First part of Sports Illustrated article alleges Oklahoma State used a pay-for-performance system

Sports Illustrated’s yearlong investigation into the Oklahoma State football program was finally released Tuesday, as the magazine, through a story on its website, detailed various payments to players by coaches and boosters, a violation of NCAA rules.

“The Money,” the first installment of Sports Illustrated’s story titled “The Dirty Game,” claimed some Oklahoma State players were paid based on an incentive system set up by assistant coach Joe DeForest, who is now at West Virginia, and supported by several other assistants, including Larry Porter, who is at Texas.

The payments, which were given from 2001-2011, were doled out based on play on the field. Better play meant more pay. The money was delivered by low-level staff members or left in lockers. Sometimes players were given money from boosters while walking to the stadium.

The story also quotes several players as saying they were paid for job they didn’t do. They also were paid more for jobs than the jobs were worth.

Running back Seymore Shaw (2002 to '04) told SI that now deceased defensive back Darrent Williams was paid by DeForest for work he didn’t do.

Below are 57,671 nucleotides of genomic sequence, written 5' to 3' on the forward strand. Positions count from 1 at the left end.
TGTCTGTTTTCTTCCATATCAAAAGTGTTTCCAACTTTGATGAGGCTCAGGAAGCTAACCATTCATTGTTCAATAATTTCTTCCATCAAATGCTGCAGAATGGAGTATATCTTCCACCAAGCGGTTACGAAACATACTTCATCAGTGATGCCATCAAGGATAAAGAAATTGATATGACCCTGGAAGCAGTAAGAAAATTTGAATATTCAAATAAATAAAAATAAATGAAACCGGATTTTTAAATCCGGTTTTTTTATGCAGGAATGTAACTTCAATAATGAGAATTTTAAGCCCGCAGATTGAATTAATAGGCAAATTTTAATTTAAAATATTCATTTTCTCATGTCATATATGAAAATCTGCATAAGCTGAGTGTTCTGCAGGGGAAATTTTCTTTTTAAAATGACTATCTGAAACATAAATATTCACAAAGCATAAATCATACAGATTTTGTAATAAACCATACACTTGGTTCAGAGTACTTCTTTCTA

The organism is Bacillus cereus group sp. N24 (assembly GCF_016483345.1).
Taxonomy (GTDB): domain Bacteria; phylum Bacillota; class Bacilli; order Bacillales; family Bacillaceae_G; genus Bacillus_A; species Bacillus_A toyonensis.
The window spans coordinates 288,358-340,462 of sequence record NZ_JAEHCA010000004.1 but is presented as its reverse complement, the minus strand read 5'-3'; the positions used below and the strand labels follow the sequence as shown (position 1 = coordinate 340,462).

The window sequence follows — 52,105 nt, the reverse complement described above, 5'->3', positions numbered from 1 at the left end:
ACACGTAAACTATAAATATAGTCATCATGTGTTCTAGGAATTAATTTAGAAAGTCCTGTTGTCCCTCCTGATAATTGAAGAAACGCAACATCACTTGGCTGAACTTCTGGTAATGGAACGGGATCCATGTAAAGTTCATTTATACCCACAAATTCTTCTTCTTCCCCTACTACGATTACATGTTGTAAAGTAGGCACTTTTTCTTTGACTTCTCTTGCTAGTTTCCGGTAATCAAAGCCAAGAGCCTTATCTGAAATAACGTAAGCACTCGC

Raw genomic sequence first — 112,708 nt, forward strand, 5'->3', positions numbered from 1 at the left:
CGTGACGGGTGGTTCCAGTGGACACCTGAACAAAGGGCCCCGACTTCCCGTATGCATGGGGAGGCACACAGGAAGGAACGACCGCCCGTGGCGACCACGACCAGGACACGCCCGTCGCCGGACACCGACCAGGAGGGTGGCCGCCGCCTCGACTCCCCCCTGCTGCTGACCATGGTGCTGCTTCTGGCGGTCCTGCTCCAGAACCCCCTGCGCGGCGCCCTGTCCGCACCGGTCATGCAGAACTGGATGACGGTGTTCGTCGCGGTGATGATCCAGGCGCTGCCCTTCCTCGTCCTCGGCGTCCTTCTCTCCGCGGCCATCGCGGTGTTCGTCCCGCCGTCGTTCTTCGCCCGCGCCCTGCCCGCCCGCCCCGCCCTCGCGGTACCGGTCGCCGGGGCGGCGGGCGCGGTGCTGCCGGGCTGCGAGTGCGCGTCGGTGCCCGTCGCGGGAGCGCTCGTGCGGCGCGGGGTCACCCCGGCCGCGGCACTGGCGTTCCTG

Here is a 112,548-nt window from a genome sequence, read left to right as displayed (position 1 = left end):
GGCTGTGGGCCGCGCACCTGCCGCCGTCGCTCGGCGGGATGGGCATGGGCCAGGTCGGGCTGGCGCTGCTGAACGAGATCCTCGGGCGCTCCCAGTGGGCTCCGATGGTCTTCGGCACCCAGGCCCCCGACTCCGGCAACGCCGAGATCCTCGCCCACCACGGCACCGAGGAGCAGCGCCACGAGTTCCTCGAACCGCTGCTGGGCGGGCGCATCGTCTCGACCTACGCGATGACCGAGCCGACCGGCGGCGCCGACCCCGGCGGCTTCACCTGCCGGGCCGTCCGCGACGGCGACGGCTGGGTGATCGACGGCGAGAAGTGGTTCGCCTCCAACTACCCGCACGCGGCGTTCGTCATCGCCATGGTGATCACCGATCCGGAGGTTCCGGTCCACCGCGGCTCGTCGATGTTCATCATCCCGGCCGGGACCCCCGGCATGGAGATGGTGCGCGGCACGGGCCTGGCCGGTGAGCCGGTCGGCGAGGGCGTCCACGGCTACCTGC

"We'd go over to the house, and [Williams] would fake like he's starting up a lawn mower ... so people could see him," Shaw told the magazine. "[Then he'd] cut it off. [He'd] start up a Weed Eater. Cut it off. [For that he'd get] $400, $500, $600."

DeForest told the magazine he paid players far-market value for their work, however, the Oklahoma State compliance office said it never approved players to work for DeForest.

Most of the allegations took place from 2001-07 and the story claimed Les Miles allowed boosters to have contact with his players and started the subculture of pay for performance.

Miles denied any knowledge of wrongdoing while he was the head coach from 2001-2004.

"I don't know of any improprieties while I was coaching there," Miles said to reporters following the Tigers' 56-17 win over UAB on Saturday. "We always did things right."

Sports Illustrated said it interviewed 64 players and an unnamed assistant coach who reportedly said, "I knew this day was coming, and today is that day. It was a matter of time.”

Monday, Oklahoma State athletic director Mike Holder told media that the report would be taken seriously and that the university had already contacted the NCAA. The university will assign someone to work with the NCAA to sort out the allegations in the story.

“Our goal is to separate fact from fiction and then we can start dealing with it,” Holder said. “We’re not going to try and cover anything up. I’m the guy in charge and ultimately the buck stops at my door. I’m willing to accept responsibility for whatever is being said.”

Sports Illustrated will release the other four parts of the series online in the coming days.

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